Nursing students on the unit: what’s your role?

UNCG Author/Contributor (non-UNCG co-authors, if there are any, appear on document)
Peggy Hewitt Trent, Assistant Clinical Professor (Creator)
The University of North Carolina at Greensboro (UNCG )
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Abstract: You arrive on your nursing unit at the beginning of your shift and notice nursing students talking softly among themselves. Checking the assignment board, you see that a student is assigned to one of your patients.Vivid memories of your days as a nursing student on a busy medical-surgical unit come flooding back. You recall Linda, the RN who welcomed you with a warm smile and introduced you to your patient. That initial touch instilled a sense of confidence that you really needed that day. Linda made a point to talk to you throughout the day and even invited you to observe a bedside procedure. Her professionalism and compassion for her patient left such a positive impression that even today you find yourself emulating her.Then, you remember another day during nursing school that was completely different. When you tried to introduce yourself to the nurse assigned to your patient, she cut you off mid-sentence. While giving you a report on your patient, she rushed through the details without making eye contact. But the worst moment came when you were fumbling nervously with a BP cuff. "Haven't you learned how to take a BP yet? Here, let me do it," the nurse said brusquely. You controlled your emotions at the time, but all the way home you wondered whether nursing was the right choice for you.But you did stay in nursing—and vowed you'd never treat a nursing student that way if you were ever lucky enough to have one assigned to you.Modeling Linda's behavior, you welcome the student with a warm smile. This article explores what else you can do to make sure the student has a positive experience on your unit.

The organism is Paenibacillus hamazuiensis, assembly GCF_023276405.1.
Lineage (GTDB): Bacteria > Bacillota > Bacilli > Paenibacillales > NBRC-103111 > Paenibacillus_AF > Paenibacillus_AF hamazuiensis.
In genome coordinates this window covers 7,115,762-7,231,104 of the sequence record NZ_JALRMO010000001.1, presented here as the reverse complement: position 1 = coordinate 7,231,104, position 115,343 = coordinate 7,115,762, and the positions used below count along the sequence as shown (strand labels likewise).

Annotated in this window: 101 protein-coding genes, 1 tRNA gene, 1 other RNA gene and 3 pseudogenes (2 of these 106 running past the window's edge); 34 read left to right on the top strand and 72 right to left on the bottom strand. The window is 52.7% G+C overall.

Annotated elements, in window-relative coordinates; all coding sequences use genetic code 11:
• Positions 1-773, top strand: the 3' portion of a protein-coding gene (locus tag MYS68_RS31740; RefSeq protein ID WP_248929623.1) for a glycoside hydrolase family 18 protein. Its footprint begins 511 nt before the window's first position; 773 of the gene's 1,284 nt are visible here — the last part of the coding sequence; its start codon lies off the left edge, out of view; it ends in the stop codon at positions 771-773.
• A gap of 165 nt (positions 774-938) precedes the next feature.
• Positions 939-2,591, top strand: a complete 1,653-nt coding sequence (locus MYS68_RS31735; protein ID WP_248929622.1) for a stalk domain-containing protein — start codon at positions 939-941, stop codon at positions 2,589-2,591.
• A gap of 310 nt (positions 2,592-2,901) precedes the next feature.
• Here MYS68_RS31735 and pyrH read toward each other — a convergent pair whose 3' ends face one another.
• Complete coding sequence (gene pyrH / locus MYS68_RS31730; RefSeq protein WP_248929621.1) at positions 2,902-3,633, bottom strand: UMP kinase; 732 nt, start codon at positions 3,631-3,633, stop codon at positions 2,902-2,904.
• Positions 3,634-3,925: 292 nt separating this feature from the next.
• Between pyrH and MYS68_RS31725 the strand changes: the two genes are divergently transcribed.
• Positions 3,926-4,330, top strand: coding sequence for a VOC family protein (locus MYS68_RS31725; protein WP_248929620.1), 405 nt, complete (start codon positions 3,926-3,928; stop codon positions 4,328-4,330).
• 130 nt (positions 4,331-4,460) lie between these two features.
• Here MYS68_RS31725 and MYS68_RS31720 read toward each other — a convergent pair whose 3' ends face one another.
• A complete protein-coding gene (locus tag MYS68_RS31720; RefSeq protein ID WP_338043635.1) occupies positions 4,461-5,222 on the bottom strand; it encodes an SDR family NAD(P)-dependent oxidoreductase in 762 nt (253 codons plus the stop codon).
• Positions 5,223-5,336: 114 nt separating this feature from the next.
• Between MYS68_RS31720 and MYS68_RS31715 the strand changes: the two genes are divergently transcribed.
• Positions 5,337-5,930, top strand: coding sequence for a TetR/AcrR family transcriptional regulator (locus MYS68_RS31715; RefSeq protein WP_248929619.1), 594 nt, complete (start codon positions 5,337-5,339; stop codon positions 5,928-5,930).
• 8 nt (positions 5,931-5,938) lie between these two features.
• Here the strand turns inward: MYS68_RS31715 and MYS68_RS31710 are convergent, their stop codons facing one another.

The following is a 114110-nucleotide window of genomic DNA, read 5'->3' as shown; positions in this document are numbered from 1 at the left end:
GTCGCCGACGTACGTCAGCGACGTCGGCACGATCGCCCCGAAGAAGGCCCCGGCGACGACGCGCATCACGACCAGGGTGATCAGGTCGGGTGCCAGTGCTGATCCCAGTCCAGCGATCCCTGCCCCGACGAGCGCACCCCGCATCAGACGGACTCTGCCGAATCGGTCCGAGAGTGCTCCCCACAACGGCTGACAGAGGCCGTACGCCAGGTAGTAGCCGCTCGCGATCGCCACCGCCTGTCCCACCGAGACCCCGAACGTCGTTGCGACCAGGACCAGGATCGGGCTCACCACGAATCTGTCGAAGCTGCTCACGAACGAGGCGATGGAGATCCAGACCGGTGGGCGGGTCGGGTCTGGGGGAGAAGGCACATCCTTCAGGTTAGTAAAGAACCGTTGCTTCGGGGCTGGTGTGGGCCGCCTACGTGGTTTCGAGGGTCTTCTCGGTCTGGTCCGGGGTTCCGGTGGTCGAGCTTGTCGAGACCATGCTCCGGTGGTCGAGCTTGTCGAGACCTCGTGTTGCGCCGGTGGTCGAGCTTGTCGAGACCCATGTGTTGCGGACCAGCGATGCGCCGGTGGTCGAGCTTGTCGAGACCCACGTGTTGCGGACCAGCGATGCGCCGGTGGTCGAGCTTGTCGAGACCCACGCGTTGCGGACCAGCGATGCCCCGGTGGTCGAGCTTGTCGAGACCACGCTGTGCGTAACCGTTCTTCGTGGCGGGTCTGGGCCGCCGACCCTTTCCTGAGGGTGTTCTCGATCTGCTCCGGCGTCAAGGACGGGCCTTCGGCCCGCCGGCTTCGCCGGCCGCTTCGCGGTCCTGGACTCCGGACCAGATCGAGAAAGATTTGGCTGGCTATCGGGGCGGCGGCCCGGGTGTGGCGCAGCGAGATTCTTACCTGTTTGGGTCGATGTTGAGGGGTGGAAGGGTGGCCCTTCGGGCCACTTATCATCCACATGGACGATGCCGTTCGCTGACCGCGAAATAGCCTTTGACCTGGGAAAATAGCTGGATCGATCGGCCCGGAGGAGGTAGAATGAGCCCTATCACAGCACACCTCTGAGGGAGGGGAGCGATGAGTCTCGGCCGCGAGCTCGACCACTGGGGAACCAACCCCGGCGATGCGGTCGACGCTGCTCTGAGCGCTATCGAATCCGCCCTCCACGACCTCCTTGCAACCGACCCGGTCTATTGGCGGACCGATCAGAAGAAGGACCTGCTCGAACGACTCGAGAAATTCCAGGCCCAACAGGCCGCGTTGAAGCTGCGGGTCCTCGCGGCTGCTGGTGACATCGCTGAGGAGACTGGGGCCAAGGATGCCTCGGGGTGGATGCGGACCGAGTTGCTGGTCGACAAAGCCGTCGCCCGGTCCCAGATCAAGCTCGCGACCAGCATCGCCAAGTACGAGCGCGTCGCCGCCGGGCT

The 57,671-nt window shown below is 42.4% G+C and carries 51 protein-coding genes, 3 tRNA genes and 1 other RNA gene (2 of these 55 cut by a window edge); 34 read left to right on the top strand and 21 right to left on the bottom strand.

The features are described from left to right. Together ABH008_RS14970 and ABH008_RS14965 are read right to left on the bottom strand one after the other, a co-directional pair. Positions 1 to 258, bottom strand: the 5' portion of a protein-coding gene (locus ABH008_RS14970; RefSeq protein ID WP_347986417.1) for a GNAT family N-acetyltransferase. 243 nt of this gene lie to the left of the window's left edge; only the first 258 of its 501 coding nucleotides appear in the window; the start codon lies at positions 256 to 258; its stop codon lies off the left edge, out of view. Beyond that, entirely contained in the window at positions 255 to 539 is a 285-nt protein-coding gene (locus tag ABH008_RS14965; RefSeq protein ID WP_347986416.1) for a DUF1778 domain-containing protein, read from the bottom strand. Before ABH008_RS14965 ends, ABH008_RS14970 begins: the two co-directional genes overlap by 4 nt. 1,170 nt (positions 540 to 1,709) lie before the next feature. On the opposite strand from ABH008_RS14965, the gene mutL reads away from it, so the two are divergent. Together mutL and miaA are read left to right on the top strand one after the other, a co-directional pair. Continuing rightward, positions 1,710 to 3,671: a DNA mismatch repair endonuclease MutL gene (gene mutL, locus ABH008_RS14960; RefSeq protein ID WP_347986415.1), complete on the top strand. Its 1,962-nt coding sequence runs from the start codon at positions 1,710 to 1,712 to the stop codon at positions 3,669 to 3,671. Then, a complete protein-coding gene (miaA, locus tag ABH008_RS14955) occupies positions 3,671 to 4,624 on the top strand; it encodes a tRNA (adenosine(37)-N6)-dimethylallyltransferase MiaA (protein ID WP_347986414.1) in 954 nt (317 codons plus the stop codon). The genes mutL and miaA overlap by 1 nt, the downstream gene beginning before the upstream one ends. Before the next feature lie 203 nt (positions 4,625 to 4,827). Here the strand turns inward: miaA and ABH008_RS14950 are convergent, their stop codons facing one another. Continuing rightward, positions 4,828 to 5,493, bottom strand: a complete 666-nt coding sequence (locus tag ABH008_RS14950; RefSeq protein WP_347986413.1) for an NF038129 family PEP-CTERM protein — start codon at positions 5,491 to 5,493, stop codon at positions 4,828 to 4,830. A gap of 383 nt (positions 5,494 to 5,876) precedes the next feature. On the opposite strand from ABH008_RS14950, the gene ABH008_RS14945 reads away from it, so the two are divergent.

Additional Information

Language: English
Date: 2010
nursing roles, nursing, mentoring

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